Prof. Dr. Christoph Bieber
Head of Reseacrh Incubator
+49 234 544 96 062
Head of Reseacrh Incubator
+49 234 544 96 062
+49 157 83 05 85 83
Head of Knowledge Transfer and Public Relations
+49 176 42 40 39 97
Strategy and Organization
+49 234 544 95 432
CAIS used a Delphi study to survey university experts in North Rhine-Westphalia. The results are designed to help organize future research in the field of digitalization.
The digital transformation permeates all areas of society, including the sciences and how they relate to data, theories and methods. At the same time, the complexity of the digitalized world and its dynamics challenge our understanding of how people, data and technology interact. The digital transformation has a direct impact on the relationship between individual and society, with far-reaching changes to society and sometimes disruptive breaks in existing structures being the result. Studies suggest that people vacillate between confidence and skepticism when it comes to technological changes and innovations in their everyday lives (Hampel et al. 2019; Kirchner 2019).
But how is university research responding to the upheavals of digitalization? How will digitalization research develop? What should be its focal points? How should interdisciplinary research in the field of digitalization be conceived, so that the focus is on the chances and challenges for people?
An online real-time Delphi was conducted to identify future focal points and challenges. This format is an adaptation of the Delphi method:
At least two rounds of written interviews collect expert knowledge and assessments on a specific issue, with participants having the opportunity to correct their statements during the process (Döring & Bortz 2016; see also Figure 1).
The aim of the various rounds is to gauge consensus and disagreement with regard to judgments, with these then yielding well-founded predictions.
The results are intended to help focus and organize future research in the field of digitalization. The expert assessments are also designed to help identify guiding questions and focal points for digitalization research. The study is thus a key component for identifying research topics at CAIS (Figure 2).
A standardized online questionnaire was used to survey the importance attached to digitalization, relevant topics, and assessments of the future of digitalization research (theories, data, methods, interdisciplinary collaboration). The results were summarized at the end of each topic block and fed back to the participants so that they could modify their answers if necessary.
In September and October 2019, 98 experts (professors and postdocs from various research institutions in North Rhine-Westphalia; w = 18, m = 53, n.a. = 27) participated in the study. 21 had a technical background; 28, a background in the social or economic sciences; six, a background in the humanities or cultural sciences; and eight, a background in medicine or the natural sciences.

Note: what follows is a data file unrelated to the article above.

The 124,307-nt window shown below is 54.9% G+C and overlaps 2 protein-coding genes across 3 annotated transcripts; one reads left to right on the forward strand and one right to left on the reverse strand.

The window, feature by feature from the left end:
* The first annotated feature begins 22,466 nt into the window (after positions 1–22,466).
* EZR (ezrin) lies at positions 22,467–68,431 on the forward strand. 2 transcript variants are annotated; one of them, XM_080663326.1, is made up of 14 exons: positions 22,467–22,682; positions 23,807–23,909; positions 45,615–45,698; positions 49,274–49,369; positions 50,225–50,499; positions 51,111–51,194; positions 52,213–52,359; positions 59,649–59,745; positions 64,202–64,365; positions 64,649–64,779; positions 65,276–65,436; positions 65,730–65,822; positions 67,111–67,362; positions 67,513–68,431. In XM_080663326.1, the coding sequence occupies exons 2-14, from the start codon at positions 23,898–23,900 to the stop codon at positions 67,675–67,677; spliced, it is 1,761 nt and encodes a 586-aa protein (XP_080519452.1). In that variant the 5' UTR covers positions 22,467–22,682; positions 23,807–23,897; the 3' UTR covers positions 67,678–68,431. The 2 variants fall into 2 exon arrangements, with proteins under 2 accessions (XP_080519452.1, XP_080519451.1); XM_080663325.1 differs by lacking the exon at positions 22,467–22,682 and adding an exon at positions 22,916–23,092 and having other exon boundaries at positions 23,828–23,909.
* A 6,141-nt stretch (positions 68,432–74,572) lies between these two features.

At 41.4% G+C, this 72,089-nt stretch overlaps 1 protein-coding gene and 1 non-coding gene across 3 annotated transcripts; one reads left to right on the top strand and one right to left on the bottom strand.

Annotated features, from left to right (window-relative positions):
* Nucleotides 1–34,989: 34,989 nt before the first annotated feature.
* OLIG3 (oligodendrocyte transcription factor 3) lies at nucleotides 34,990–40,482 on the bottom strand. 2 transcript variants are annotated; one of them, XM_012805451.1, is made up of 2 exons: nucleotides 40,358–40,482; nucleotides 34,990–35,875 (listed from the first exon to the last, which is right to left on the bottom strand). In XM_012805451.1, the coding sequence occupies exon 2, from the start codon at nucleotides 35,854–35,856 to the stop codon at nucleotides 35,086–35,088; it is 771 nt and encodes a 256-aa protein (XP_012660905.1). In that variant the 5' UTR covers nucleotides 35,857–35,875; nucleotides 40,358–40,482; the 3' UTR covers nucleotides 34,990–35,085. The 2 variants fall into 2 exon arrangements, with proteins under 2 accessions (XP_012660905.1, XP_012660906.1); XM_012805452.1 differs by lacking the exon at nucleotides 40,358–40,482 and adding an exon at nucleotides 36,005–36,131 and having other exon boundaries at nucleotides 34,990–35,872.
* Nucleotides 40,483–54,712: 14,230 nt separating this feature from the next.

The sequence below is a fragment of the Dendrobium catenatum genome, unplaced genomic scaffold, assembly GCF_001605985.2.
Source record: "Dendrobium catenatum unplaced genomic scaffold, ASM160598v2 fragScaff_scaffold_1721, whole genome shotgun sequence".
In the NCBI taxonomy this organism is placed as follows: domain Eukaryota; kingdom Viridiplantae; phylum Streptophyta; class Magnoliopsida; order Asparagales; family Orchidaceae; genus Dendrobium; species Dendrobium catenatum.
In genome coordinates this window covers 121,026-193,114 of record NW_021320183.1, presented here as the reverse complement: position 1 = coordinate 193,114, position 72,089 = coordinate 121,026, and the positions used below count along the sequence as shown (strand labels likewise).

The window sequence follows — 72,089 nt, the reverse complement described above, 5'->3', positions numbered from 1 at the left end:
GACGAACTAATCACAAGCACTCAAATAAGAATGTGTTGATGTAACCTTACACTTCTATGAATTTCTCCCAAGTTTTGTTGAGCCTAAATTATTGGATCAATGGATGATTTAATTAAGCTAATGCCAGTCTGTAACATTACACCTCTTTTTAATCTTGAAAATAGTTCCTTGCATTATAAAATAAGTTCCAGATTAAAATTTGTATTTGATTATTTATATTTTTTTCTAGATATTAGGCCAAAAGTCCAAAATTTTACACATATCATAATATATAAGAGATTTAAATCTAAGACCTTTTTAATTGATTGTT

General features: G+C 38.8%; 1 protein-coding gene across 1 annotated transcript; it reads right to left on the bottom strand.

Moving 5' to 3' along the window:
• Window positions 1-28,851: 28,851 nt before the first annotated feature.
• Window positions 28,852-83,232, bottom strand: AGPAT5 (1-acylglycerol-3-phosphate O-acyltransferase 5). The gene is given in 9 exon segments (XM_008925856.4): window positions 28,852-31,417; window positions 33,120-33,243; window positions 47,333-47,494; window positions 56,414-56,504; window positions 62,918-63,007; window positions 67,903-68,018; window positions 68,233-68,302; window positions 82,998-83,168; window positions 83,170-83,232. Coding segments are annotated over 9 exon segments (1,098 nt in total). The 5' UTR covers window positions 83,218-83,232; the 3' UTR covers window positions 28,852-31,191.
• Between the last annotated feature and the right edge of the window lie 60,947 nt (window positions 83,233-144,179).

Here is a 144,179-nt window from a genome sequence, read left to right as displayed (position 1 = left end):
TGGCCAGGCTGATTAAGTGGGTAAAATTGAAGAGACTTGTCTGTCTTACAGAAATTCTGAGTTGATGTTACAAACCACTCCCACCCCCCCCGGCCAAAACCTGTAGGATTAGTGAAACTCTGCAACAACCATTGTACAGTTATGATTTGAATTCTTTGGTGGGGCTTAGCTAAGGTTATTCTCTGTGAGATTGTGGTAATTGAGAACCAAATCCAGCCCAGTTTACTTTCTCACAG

More than three quarters of the experts consider digitalization to be a key and lasting driver of social modernization. Their focus in terms of topics is on algorithms, social media, and Work 4.0, with areas such as IT security and data protection, as well as education and digital sovereignty, also being deemed important (see Figure 3) – areas where university laypersons also see a need for action (Hampel et al. 2019; Kirchner 2019). Although the experts also see the importance of research into artificial intelligence (AI), more than a third believe the expectations regarding the impact that AI will have on society to be quite or very exaggerated.
Digitalization is as diverse as the disciplines that should be involved in its study. Although deeming the involvement of computer scientists to be necessary, the experts also believe that digitalization research does not necessarily have to establish itself as a separate discipline, but should be interdisciplinary at least (see Figure 4 & Figure 5). Besides various sub-disciplines in computer science, it should also involve disciplines in the social sciences in particular. According to the experts, what interdisciplinarity also requires above all is for researchers to be open to new methods and to the revision of established theories, while the complexity and dynamics of digital data also demand that the research process be transparent and comprehensible.
Döring, N. & Bortz, J. (2016). Datenerhebung. In N. Döring & J. Bortz (Hrsg.) (2016). Forschungsmethoden und Evaluation in den Sozial- und Humanwissenschaften. Berlin Heidelberg: Springer-Verlag.
Hampel, J., Zwick, M. M. & Störk-Biber, C. (2019) Technik Radar 2019. Was die Deutschen über Technik denken. Eine Studie von der Deutschen Akademie der Technikwissenschaften und der Körber-Stiftung. Abgerufen am 17. Dezember 2019 von https://www.koerber-stiftung.de/fileadmin/user_upload/koerber-stiftung/redaktion/technikradar/pdf/2019/Technikradar-2019_Langfassung.pdf
Kirchner, S. (2019). Zeit für ein Update. Was die Menschen in Deutschland über Digitalisierung denken. Friedrich-Ebert-Stiftung. Abgerufen am 17. Dezember 2019 von http://library.fes.de/pdf-files/fes/15549.pdf